I tried not to stay too long at this aid station, but apparently I stayed 19 minutes.  I think I was just trying to make sure I was fueled and good to go onto this next section.  I just had two more climbs and descents to do and I would be done with the race.  Just 28K (17.3 miles to go) and 6,000 feet of climbing and even more in descending.  How long could that take?!  That’s a question I didn’t want an answer for at that time.  In fact, I was so tired of racing at this point.  It's a little after 9PM at this aid station, so I finally use my phone and I e-mail Aleks and tell her, “I am so sick of this race. 2 more mountains to climb. 18 miles.  Hopefully done before 6am“.  She responds with a quick word and good luck.  I ask where Sky is, hoping that she’s still on the course because it is possible I she passed me when I was in Courmayeur and I never caught up with her.  Or she was behind me.  Aleks said, “She left Champex-lac at 20:41. She stayed there for almost an hour. Did you nap? I saw that you were there for 30 mins “.  No, I didn’t nap.  That was me eating, waiting on bathroom lines, and getting my neck, back, and feet taped up in medical aid.  After leaving the aid station, it soon turns into the trail and the steep climbing.  I’m still doing well passing people on the climbs.  This trail is steep and has many quick switchbacks.  After a little over an hour, I get near the top and am feeling great about getting there in under two hours.  The trail begins to slowly descend at a gradual grade.  I turn my headlamp off a few times, stop and stare up at the amazing amount of stars in the clear sky.  It was awesome.  However, the downhill section then began a series of negative feedback which while not leading to me getting hurt, or DNFing the race, really slowed me down and was physically and mentally destabilizing.  I was not out in the open.  It was more in the woods but still downhill and then steep.  The downhill section coming up looked ridiculous at night.  At some point, we cross back into France, although I didn't think of that at all.  There were tons of switchbacks but it seemed like there were these big flat rocks placed vertically on the trails and it made navigating this section so difficult.  I also figured since it took me a little over an hour to get to the top, it should take me 40 minutes to get down or even less.  This downhill seemed never ending.  At some point I saw a trail sign that said, “Vallorcine – 2h00”, so 2 hours before reaching Vallorcine, the city with the next aid station.  Well a trail sign that said 2 hours for slow hikers means maybe an hour or less for me running.  But I was running downhill slow and I’d already be going downhill for at least 10 minutes so how could I still be so far away?  This was a big mental blow.  The course widened out at some points but only to show me wet, muddy, flooded areas.  Then it started going steeply downhill again.  Finally, I was able to see some city lights but they were way down below and far out.  I just thought it would take another hour to get there.  The process continued until we finally exit from the trail but I notice I’m still rather high up.  We go around some abandoned building although I notice a big bag of fertilizer up there.  Then there were some more switchbacks to get us down lower and I’m able to hear some cowbells being rung by hand (not from being on a cow) and some cheering.  Then I get to a path that I can see finally leads me down to the town and aid station.  They had some big fires going outside the aid station.  After about the same amount of time to go down as it took to go up, even though the downhill distance was shorter and DOWNHILL, I’m exhausted but I go into the aid station in Vallorcine.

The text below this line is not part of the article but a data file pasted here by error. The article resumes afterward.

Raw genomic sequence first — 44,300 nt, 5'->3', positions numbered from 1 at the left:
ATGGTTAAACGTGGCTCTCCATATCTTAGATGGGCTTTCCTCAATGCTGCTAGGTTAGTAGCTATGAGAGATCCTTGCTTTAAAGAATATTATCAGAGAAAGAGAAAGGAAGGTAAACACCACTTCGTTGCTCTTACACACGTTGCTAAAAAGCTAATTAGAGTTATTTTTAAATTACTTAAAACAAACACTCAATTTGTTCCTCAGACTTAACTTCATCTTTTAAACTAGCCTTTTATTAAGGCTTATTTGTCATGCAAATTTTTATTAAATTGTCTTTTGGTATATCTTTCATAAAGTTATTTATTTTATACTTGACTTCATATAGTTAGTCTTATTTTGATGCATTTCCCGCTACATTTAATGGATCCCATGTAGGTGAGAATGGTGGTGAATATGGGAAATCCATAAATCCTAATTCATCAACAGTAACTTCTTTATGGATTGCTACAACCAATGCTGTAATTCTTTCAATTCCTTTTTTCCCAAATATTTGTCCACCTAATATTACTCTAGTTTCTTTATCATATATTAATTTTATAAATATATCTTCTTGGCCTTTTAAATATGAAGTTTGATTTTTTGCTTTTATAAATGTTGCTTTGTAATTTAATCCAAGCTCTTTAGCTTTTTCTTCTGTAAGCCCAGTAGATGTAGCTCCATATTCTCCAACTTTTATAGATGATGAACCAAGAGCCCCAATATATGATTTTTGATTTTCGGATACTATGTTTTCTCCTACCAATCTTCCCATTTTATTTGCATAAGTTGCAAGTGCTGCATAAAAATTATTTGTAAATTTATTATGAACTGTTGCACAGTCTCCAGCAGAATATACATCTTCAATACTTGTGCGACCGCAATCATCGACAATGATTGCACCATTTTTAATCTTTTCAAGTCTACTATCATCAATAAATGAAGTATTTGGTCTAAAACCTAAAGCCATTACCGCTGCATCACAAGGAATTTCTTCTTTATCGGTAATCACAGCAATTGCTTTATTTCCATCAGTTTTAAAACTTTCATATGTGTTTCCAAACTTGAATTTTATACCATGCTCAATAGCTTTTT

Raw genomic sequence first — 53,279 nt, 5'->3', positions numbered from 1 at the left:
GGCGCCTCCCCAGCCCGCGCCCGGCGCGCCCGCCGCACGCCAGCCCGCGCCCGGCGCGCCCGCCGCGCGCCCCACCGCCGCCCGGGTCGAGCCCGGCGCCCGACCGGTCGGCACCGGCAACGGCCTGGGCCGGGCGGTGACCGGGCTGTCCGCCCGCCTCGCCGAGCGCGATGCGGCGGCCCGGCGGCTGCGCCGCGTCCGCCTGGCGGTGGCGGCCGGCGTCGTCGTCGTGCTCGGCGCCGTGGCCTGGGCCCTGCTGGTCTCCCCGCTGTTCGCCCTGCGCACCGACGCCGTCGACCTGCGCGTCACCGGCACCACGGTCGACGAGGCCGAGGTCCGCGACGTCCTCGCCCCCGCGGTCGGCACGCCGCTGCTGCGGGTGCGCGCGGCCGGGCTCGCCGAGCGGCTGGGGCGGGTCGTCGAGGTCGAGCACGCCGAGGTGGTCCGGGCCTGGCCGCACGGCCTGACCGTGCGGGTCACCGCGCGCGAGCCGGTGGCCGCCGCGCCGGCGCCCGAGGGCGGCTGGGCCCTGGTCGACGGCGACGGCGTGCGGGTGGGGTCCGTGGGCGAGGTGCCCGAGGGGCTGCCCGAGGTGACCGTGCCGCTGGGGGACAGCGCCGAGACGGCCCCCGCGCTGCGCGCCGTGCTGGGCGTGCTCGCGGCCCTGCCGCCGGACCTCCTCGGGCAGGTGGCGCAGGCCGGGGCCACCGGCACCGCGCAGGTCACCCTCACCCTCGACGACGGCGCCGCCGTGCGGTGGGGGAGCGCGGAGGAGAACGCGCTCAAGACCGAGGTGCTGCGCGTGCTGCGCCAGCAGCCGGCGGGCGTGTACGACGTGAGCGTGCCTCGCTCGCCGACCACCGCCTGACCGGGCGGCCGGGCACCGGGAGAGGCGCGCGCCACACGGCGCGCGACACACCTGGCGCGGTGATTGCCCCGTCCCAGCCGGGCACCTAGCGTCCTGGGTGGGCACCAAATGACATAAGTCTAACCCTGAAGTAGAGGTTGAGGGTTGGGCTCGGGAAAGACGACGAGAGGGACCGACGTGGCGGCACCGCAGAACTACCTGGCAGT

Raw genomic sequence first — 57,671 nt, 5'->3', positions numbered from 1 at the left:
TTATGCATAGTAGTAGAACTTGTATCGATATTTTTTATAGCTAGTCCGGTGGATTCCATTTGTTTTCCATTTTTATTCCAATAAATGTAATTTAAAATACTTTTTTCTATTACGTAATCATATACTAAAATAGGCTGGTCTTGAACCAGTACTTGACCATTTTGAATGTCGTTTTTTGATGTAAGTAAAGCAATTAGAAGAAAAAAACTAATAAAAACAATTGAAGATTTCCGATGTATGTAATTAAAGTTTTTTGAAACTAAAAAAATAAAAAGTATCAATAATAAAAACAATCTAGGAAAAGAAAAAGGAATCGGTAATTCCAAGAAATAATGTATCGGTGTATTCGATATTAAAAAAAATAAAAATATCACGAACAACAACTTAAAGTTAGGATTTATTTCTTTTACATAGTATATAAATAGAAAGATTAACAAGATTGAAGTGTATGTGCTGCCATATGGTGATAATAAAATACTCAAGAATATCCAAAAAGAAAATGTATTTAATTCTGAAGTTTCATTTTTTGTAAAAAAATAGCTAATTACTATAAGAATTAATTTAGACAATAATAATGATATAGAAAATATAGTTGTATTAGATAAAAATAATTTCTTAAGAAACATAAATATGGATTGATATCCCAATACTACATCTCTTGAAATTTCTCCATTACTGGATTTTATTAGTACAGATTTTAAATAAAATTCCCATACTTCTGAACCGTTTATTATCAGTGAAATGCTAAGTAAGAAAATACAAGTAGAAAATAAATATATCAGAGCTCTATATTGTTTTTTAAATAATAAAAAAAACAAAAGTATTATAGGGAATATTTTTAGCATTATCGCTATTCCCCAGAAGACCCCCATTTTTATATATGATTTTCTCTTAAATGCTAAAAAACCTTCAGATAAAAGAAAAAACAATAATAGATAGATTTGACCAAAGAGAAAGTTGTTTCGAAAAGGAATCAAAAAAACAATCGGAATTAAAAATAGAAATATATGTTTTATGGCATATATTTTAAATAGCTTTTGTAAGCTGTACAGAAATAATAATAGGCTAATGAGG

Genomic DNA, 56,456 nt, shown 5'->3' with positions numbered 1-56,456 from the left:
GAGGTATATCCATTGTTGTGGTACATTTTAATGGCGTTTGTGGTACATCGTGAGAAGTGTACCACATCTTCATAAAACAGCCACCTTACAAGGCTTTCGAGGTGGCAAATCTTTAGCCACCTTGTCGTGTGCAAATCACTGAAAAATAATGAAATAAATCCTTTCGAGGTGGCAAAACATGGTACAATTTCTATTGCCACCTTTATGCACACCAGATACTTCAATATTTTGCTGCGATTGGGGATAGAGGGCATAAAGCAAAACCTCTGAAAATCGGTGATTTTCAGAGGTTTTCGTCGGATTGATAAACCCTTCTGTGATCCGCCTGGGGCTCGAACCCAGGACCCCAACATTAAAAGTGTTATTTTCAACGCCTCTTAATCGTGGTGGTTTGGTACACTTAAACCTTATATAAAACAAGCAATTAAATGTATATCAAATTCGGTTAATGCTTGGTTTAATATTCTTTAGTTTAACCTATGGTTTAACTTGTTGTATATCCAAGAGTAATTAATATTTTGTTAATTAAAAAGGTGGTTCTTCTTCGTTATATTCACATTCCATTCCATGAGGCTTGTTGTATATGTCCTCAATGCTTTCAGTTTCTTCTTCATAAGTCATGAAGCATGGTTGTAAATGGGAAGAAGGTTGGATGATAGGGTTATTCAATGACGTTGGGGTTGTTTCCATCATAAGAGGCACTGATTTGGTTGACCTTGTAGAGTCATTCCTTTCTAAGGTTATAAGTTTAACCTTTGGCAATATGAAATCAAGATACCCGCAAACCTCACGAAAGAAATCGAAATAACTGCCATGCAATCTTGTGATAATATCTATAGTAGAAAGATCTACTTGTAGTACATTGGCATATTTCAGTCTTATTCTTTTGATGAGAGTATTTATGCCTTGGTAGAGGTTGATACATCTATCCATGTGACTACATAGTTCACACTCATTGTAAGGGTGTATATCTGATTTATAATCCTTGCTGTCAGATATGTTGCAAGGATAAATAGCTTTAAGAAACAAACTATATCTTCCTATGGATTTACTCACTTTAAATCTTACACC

Knowing that I have just one more climb to do, I try to settle myself down, make sure I get enough food, water and have some energy for this last climb.  I thought I knew what the climb would be like because I hiked up to the final aid station with Aleks and Sky the Wednesday before the race.  Although the hike we did from Vallorcine to La Flegere turned out to be the OCC (51K race course), we knew that we would just have to hike up a little higher and come down into the aid station according to the elevation profile.  So in my head, it would be a similar hike, just a bit longer.  No big deal.  At the aid station, I take a 5-hour energy and try some coffee.  Although unlike coffee already brewed at other aid stations, here they used instant Nescafe and the volunteer put about a tablespoon in a small cup and filled it 2/3rds with hot water.  It was pretty disgusting but I still drank about half of it.  Now it’s midnight.  I think I have hopefully no more than 5 hours left of the race to do (~11 miles) but hopefully much less than 5.  I have two bowls of soup and have bread to dip in the soup.  I look around and everyone is exhausted.  Before I get more exhausted myself, I e-mail Aleks again letting her know I’m at Vallorcine and then quickly head out before she has a chance to respond.  I walk along the flat course which seemed familiar but not exactly the same as the hike Aleks, Sky, and I did on Wednesday.  After about 15 minutes, I decide to put some gloves on because my hands were getting cold and I change the batteries in my headlamp to make sure I have good light for the final climb.   As I’m doing it some random person comes walking up to me holding a scanner and scans my bib.  This has happened a few times during the race where some person scans our race bib that isn’t at an official checkpoint.  I don’t know why they do it.  Maybe to make sure people aren’t cutting the course, though I’m not sure how that is possible with checkpoints at the top and bottom of mountain passes.  So I continue on the gradual incline and then flat section near the main road.  I’m then scanned again before I cross the road.  As I’m crossing the road, I look up and see where the runners ahead of me are climbing.  At this point, I curse and am knocked down a few steps mentally.  The section they are having us climb was a section that Aleks and I hiked on Monday, but we came down this part.  I knew pretty much what to expect and I wasn’t happy.  It is a very steep section of switchbacks.  Then it turns into rocky tundra terrain.  No use complaining about it though so I just keep cursing and moving forward.  I knew where we eventually had to go.  At least I thought I did. Once we get to the top, which is the La Tete Aux Vents, the course profile shows us descending a little into the final aid station, La Flegere.  So once we finally reach the La Tete Aux Vents, I see lights down below us to the left which I assume is the La Flegere chair lift and the aid station.  What is that saying about “assuming” things?  For whatever reason, we never head down that way.  We keep continuing on forward.  Down, up, straight on ridiculously technical (rocky) terrain.  At night, and being up for 40 hours or so (racing for over 33 hours) it was incredibly difficult to navigate.  And I had absolutely no idea how much further we had to go before reaching the aid station.  I couldn’t see or hear anything that looked like it in the distance.  I just kept seeing headlamps way out ahead.   This was demoralizing.  But what am I going to do?  I’m on basically a balcony of a mountain.  I did think that maybe I could put my warm clothes on, get out my survival blanket and take a nap until daylight?  But I honestly just wanted to be done with this race and section.  So we keep going.  For about 2-3 miles of this section before the aid station, I was following a British person and I had no intentions of passing him.  I could have but I was moving slower and slower and getting in worse shape so I just stuck with him as the company was good and we enjoyed complaining to each about how miserable this section was.  Then we started heading down some difficult rocky terrain.  At some points, because the rocks were slippery, we went down some using our butts instead of stepping or jumping down.  A few people passed us the last mile here as we were being more cautious.  Finally, I think I see the aid station.  The problem is that I see it is a couple hundred feet higher than where we are!  How did that happen when the profile looks like we should be descending into this aid station?  Well, it is what it is.  We climb the last few switchbacks into the aid station and I take a much needed seat.  La Flegere.  The final aid station.  Only 8K (5 miles) more to go.